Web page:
Does "full range" really mean anything?

OK, what's up with all the people who list as "full range" speakers that, by the manufacturer's own inflated spec sheets, do not claim to be full range? Speakers that only go down to 45 or 50 hz? And if we're gonna fudge the meaning of "full range" doesn't it make more sense to fudge it on the high end, since most people, especially people over 30, can't hear to 20,000hz anyway? I've recently checked my 47-year-old ears and discovered that I'm no longer hearing anything above about 16,000hz. But I'm hearing low-end just fine. I've also been studying the ads here for full-range speakers, waiting for a reasonably priced pair to come available. But I find that most ads for speakers are not, in fact, for full range speakers. Is this just semantics?
I think what they mean by Full-Range is you can get by without a subwoofer.

Personally, i think for a speaker to really be full range, it should'nt "get by" without a sub, but not need one at all. At least 30Hz or lower.

full range speakers is complete marketing and nothing else period!! Most (98%) of the best speakers in the world (cost no object) are designed to not be full range but to cover a lesser range with better sonics. This of course in the lower octives and not the high frequencies. Even though many cannot hear 20 or even 16 there are harmonics well above 20 even 30 that do effect the lower ranges that we can hear. Deep bass however is a problem in many situations and thus avoided by the better speakers. Room nodes to just name one. Room size to name another. If you do not listen to organ music, then any response above 35htz will be fine for most people- I did say most. Those wanting 20htz bass would do better with one or two subs anyways than to try to get it from two evenly placed l/r speakers that just cancel out deep bass at the listening seat- the bigger the speakers, the more bass that is canceled-proof? Just check out The Absolute Sound back a few issues. The biggest mistake in all of the high end, in my oppinion, is that people buy way too big of speakers for their room size!!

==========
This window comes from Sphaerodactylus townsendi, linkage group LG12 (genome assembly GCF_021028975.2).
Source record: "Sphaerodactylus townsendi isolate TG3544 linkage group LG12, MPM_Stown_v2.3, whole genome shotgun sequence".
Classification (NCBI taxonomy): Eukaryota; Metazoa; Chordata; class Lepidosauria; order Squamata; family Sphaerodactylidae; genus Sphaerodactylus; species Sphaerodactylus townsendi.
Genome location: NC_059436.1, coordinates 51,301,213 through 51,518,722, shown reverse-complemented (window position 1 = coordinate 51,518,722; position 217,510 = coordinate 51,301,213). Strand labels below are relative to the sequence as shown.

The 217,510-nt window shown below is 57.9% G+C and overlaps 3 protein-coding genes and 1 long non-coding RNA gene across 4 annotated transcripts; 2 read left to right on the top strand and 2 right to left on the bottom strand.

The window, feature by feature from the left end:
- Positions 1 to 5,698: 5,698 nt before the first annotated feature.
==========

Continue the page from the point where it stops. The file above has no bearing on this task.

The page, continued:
Speakers with response below 30 Hz can convey a lot more venue information, which is important to the music listening experience.

Brian Walsh
Winegasman, it's a lot cheaper to fudge the low end than high end. As one dealer told me, bass is related to cabinet size. Forget spec B.S. You are not going to get Quality, low distortion bass from a small speaker cabinet.
From my subjective experience, you don't get full range from any two-way regardless of what the measurements say. I think you simply need to move a lot of air for bass to have real impact. It may be measurable but that doesn't mean it's "there".
Second, again from my subjective experience, active speakers are way better at producing punchy, powerful bass. Just listen to Mackie's little 824 two-way. Way better than any passive two way I've ever heard.
I heard ATC active 100's with a claimed bass only in the mid 30's. Again, active bass drivers but a three way design in a good-sized cabinet. After hearing these I thought, WOW I have never heard bass like this. True 30 hz bass is, as William Shatner would say: "Big, real big".
There is a lot of music that has no real low frequency signal, and the high end, above 14KHz becomes less and less important as you go through life. There are other characteristics of a loudspeaker that remain important, and a "full range" speaker (meaning no crossover" can excel for these characteristics.

I endorse the idea of a secondary loudspeaker system , to be used instead of the primary one when the music and listening conditions are appropriate. A small full range speaker is a good choice for this.
It's supposed to mean the full spectrum of human hearing capability (20-20,000 Hz).
full range speakers is complete marketing and nothing else period!! Most (98%) of the best speakers in the world (cost no object) are designed to not be full range but to cover a lesser range with better sonics.

And exactly which part of your nether region did you pull that statistic from?
I agree with Timo, but I have also found that my hearing above 16kHz is quite limited, so I never worry about any HF extension above about 18kHz. On the other hand I think that the LF information (down to 20Hz and below) really helps to recreate the atmosphere of a real venue. (I bought an active sub about 2 years ago and it transformed my system).